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Just completed a run time test using a single 30Q, 3000 mAh cell and running the light on level 5, 50% power = 700 mA.

The cell had been recently charged. Voltage reading at the beginning was 4.20 volts.

After 3.25 hours the light was shut off, I went to bed. In the AM the cell read 3.71 volts.

After a total run time today of 5.5 hours the cell voltage read 3.22 volts after being given a 30 minute rest.

I ran it another 30 minutes, for a total 6 hours and shut off. The immediate voltage reading was 3.07. 15 minutes later the voltage had recovered to 3.10.

I ran it another hour, actually 58 minutes and picked it up and headed to the shop with it still on. On the way the lamp blinked three times. As I reached the workbench it began to blink. The voltage read 3.01 volts.

The Nanjg specs state that at 2.9 to 3 volts this is exactly what the driver should make the light do.

For the last hour run the brightness level appeared to be decreasing. Bumping to level 6 did still increase brightness. It did not appear to be as bright as before, but since I have no meter that is a purely subjective statement. I do have a meter on order though. Smile

Anyhow at the sixth hour the brightness can still be called servicable. If we multiply the 6 hours by 4 (cells) I believe it is safe to say that we have about 24 hours os useful service from a full set of four cells, when run on level 5. Good enough for me I’d say.

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I forgot to note that on level 5, the heat sink ran about 20 degrees F higher than the ambient air temperature, whereas on level 4 it ran about 8 degrees F warmer.

Everybody (here in US and Canada) have a great Labor Day weekend. Stay safe but have fun.

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That’s a pint o’ light. Thumbs Up

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Well I am embarassed. Blushing I was showing the light to my son on the weekend. Suddenly I became aware that there only appeared to be three 7135 chips in place on the driver. It can be difficult to see clearly around the upper area where the mug walls turn inward and then upward again. Sure enough, close inspection found only three 7135’s. Photos before 8/27 show 4 chips! 8/27 was about when I disassebled major components as I changed some design elements. I must have lost one 7135 as I heated the upper plate to change the driver to the new plate. Or lost it during the reassembly. Too much heat and not enough attention.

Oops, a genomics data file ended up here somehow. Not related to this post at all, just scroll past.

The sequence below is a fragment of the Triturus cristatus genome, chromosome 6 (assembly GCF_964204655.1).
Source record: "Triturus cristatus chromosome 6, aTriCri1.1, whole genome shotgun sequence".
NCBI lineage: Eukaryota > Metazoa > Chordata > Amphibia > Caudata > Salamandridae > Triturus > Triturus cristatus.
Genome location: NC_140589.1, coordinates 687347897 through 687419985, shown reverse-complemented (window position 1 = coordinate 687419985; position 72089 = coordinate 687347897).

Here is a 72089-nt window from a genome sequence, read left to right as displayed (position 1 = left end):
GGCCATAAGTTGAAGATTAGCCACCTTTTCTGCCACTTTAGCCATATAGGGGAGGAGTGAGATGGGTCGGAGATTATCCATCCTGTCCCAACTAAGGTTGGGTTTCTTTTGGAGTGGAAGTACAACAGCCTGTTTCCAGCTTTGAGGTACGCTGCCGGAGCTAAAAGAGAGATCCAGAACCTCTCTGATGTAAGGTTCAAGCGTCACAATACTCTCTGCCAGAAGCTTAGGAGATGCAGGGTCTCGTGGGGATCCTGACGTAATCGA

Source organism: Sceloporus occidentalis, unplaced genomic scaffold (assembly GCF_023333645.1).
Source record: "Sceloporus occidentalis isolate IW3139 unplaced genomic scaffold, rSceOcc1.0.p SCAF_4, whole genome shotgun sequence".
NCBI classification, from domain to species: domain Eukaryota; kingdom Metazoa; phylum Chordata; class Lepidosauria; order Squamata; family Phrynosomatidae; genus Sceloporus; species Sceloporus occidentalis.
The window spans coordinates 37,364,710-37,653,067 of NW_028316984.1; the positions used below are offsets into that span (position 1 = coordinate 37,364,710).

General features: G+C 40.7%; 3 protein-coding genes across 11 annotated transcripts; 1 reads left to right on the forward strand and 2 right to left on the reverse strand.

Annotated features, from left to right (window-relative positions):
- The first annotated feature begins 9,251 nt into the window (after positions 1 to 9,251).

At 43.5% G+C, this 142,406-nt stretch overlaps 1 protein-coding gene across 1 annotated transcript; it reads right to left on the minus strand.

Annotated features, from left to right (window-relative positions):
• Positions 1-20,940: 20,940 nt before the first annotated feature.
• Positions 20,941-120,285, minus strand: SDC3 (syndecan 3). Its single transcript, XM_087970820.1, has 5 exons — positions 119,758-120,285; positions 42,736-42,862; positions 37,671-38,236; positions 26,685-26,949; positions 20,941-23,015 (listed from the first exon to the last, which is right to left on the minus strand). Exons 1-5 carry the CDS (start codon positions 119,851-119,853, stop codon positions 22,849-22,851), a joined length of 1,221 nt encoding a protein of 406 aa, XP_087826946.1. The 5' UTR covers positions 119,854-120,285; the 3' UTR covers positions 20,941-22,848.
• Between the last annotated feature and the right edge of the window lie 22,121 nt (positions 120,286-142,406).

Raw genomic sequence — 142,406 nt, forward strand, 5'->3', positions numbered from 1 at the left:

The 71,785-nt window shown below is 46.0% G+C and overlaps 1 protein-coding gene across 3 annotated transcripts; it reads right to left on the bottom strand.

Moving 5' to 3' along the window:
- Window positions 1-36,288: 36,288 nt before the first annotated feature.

I did think the run times I had obtained were impressive! Rightly so considering the light has been running at 3/4 of what I thought it was. But all to the good; 3 × 7135 do seem to be quite adequate for the lights purpose.

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Smile

 

djozz quotes, "it came with chinese lettering that is chinese to me".

                      "My man mousehole needs one too"

old4570 said "I'm not an expert , so don't suffer from any such technical restrictions".

Old-Lumens. Highly admired and cherished member of Budget Light Forum. 11.5.2011 - 20.12.16. RIP.

 

Rufusbduck
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Doh! Facepalm At least it wasn’t the mcu that fell off.

Three Tanna leaves to give him life, nine to give him movement. But what if he eats the whole bag?

Scott

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Rufusbduck wrote:
Doh! Facepalm At least it wasn’t the mcu that fell off.

I would have noticed that a bit earlier though. Facepalm Big Smile

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So this morning I went and measured with meter... I should have done that before and I would have realized something was amiss.

Top row is the asked for percents for the levels, 2nd row the calculated values based on 3 x 7135 = 1.05 amps. 3rd row is measured value

2% ........6% ........15% ........25% .......50% .......100%
21 mA .. 64 mA .. 158 mA .. 262 mA .. 525 mA .. 1050 mA
19 mA .. 59 mA .. 145 mA ..255 mA .. 501 mA .. 1031 mA

Now if I could make some lumens sense......